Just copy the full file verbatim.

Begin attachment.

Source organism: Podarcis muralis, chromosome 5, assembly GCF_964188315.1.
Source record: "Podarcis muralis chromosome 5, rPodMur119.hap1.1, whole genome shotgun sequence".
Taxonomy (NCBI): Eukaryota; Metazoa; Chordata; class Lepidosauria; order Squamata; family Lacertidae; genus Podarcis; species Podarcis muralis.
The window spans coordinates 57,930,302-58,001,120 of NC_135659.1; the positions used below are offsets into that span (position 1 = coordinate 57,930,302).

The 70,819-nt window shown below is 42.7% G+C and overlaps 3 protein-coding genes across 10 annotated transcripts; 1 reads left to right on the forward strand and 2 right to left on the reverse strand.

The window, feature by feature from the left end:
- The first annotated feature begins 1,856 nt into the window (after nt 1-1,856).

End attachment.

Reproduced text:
Source organism: Podarcis muralis, chromosome 5, assembly GCF_964188315.1.
Source record: "Podarcis muralis chromosome 5, rPodMur119.hap1.1, whole genome shotgun sequence".
Taxonomy (NCBI): Eukaryota; Metazoa; Chordata; class Lepidosauria; order Squamata; family Lacertidae; genus Podarcis; species Podarcis muralis.
The window spans coordinates 57,930,302-58,001,120 of NC_135659.1; the positions used below are offsets into that span (position 1 = coordinate 57,930,302).

The 70,819-nt window shown below is 42.7% G+C and overlaps 3 protein-coding genes across 10 annotated transcripts; 1 reads left to right on the forward strand and 2 right to left on the reverse strand.

The window, feature by feature from the left end:
- The first annotated feature begins 1,856 nt into the window (after nt 1-1,856).